So I put everything that was important to me in a bucket, well, really it was a piece of paper, but let’s just call it a bucket. And in that bucket the undeniable elements became instantly so obvious to me: local and sustainable. I love local craft beers, local BC wine and the unending value of local art and pieces being created by the amazing people who live here.

Everything we need to live and enjoy ourselves is right here, right?

Absolutely. One of my mentors is Anthony Von Mandl. The entire wine scene in the Okanagan and in BC in general owes a lot of credit to Anthony. He owns Mission Hill Winery, Mike’s Hard Lemonade, Stanley Park Brewery and he has mentored me for the last 12 years or so. I’ve always been so impressed with his ideas, he’s a visionary and a lot of that inspiration rubs off on me. His influence taught me ‘stewardship for excellence’; for Anthony, everything had to be done in an incredibly excellent manner. He would talk to me about the fabric of an umbrella or the research he did on the fabric. “It’s the best fabric in the world,” he’d say. “I went to Vienna, I went to Germany, and the stitch count on this umbrella’s fabric is the best, they use this UV process” and so on.

Well, really, it was a piece of paper, but let’s just call it bucket. And in that bucket the undeniable elements became instantly so obvious to me: local and sustainable.

– Daniel Frankel

Every single thing was details, details, details. I’ve always been blown away by how dedicated he is to the details and the excellence behind everything.

The new Tap & Barrel has been in construction for four years now? That’s a long road, describe the feelings you”re having as you near opening night.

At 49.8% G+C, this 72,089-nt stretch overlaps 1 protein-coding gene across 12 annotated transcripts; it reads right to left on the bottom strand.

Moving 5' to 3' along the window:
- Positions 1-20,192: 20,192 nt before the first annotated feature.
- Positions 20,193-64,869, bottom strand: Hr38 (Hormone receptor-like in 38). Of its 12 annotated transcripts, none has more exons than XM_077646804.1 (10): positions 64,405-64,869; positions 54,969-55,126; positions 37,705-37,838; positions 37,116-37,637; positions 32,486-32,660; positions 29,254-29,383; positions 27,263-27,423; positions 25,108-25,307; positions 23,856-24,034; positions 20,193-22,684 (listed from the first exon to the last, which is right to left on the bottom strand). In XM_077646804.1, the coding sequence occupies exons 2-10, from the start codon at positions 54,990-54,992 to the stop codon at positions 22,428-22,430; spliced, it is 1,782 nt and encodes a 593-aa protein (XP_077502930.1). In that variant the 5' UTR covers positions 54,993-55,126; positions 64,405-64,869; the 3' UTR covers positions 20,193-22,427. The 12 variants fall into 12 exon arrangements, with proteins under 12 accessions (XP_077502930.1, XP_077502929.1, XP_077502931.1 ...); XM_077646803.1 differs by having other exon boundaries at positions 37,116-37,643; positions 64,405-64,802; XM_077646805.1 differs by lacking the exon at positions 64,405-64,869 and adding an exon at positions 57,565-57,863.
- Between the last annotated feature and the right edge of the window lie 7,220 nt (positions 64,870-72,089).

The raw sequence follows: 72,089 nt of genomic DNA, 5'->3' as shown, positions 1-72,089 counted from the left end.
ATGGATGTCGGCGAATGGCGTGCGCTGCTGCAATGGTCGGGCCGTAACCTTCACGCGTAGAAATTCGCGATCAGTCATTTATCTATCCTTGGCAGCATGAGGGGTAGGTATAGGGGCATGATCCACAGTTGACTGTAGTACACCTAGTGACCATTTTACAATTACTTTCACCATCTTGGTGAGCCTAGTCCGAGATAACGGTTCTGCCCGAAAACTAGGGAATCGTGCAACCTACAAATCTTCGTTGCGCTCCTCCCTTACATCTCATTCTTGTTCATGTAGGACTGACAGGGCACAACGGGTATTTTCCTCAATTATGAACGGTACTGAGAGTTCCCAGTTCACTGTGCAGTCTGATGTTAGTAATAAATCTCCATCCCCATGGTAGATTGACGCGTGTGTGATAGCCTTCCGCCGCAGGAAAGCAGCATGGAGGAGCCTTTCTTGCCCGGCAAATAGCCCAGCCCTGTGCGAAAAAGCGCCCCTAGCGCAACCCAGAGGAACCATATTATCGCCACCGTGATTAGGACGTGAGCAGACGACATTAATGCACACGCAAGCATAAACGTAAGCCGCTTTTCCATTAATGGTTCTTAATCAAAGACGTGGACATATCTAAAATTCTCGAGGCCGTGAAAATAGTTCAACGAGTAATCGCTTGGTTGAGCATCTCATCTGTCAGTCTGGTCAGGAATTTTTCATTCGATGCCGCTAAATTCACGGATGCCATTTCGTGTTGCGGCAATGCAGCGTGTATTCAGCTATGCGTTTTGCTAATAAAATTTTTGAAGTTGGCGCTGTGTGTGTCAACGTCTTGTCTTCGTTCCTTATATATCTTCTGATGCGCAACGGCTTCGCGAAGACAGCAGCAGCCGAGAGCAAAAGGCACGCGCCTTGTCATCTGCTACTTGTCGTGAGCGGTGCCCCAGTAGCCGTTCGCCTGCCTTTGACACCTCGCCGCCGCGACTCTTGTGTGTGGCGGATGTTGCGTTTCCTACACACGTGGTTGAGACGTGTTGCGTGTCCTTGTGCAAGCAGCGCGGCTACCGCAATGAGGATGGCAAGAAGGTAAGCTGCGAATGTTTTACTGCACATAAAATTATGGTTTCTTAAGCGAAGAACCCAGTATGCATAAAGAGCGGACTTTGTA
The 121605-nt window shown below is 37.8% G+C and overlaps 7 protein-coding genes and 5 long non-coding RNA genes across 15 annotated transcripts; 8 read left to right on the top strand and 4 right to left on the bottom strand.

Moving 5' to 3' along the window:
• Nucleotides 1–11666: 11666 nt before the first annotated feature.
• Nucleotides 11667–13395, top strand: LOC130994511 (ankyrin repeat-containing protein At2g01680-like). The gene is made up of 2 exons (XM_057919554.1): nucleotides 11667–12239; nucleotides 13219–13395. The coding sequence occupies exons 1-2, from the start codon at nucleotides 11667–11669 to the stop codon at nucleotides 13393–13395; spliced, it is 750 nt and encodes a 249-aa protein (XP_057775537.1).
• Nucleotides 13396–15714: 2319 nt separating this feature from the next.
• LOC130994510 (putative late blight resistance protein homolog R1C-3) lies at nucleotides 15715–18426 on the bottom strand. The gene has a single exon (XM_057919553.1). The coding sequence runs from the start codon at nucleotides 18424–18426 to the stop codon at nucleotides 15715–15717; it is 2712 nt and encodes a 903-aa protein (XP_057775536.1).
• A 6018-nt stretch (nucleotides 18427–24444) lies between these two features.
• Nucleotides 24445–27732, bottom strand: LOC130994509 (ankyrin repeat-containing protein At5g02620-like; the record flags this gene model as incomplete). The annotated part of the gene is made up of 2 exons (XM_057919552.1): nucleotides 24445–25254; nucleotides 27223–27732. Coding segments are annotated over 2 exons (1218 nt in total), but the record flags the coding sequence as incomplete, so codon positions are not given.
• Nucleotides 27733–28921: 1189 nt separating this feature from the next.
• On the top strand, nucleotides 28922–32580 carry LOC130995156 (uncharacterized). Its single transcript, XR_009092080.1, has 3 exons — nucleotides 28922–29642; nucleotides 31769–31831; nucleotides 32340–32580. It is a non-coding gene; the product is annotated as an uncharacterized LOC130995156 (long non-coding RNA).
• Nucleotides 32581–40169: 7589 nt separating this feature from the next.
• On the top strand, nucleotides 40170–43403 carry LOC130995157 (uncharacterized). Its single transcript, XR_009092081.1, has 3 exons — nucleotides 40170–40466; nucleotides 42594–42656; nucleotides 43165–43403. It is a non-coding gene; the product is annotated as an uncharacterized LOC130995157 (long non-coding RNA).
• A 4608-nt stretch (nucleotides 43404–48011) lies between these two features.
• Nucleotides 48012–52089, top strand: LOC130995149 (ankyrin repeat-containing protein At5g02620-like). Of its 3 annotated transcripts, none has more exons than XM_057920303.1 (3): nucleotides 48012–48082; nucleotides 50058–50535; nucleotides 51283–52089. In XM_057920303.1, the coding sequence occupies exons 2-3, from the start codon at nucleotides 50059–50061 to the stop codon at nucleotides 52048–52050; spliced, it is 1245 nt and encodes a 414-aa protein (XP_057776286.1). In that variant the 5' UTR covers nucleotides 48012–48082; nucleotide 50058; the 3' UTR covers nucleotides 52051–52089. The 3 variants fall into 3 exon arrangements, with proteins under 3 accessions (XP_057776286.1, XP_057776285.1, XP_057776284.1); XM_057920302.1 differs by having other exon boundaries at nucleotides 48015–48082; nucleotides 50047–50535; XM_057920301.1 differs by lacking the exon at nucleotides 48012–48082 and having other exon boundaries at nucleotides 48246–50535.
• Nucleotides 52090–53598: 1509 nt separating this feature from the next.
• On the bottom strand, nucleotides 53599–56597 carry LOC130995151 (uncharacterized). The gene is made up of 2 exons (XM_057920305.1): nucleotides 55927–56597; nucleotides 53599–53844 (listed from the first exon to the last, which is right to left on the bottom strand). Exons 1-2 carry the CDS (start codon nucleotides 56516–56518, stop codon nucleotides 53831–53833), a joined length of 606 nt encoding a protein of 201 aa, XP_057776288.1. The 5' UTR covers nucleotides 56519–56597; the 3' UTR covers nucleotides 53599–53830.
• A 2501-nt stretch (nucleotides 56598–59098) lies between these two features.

We won the tender on this at the beginning of the summer in 2014. I spotted this site four years ago, at the end of 2011, and I had contacted the city and no one knew what was going on with the building. It wasn’t until a year ago that I got a call that this was coming up for public tender, and I jumped on it right away.

We literally pulled our team off of everything and we just started working as hard as we could studying and reading everything we could get on our hands on pertaining to the shipyards.

Wait, you had to hit the library to prepare for this project?

Oh yes. It goes back to the bucket – local and sustainable. We needed to know everything about the shipyards and the history or else we wouldn’t do this project justice. We did our homework and the city believes in our sustainability program and the fact we are a local company. We’re not a big box chain and that probably helped us secure the tender. Really, I just believe they could tell how much we cared about the history of the site and the location and it merged very well with our brand.

It’s a very transparent world today, right? Authenticity is everything.

Gone are the days where you can just put a sign in the front of your shop that says “world famous this, world famous that, the world’s best fish and chips”. Gone are those ‘I’m going to fool you’ days. You want to be understated, we very much believe in humility and humbleness. You want to be quiet and just surprise people by having great service, great products and unquestionable authenticity.


And with that, Daniel’s journey comes full circle. From humble beginnings running a coffee shop to opening up an epic new restaurant, Daniel discovered that returning to his roots and cementing his own core beliefs with the man in the mirror was the strongest way to win the right to build his passion right here at home.

Authenticity is impossible to fake. For Daniel Frankel, he doesn’t even have to try any more.

Next time: Let The Walls Speak, The Local Flavour of the new Tap & Barrel

Below: image gallery of the under-construction Shipyards Tap & Barrel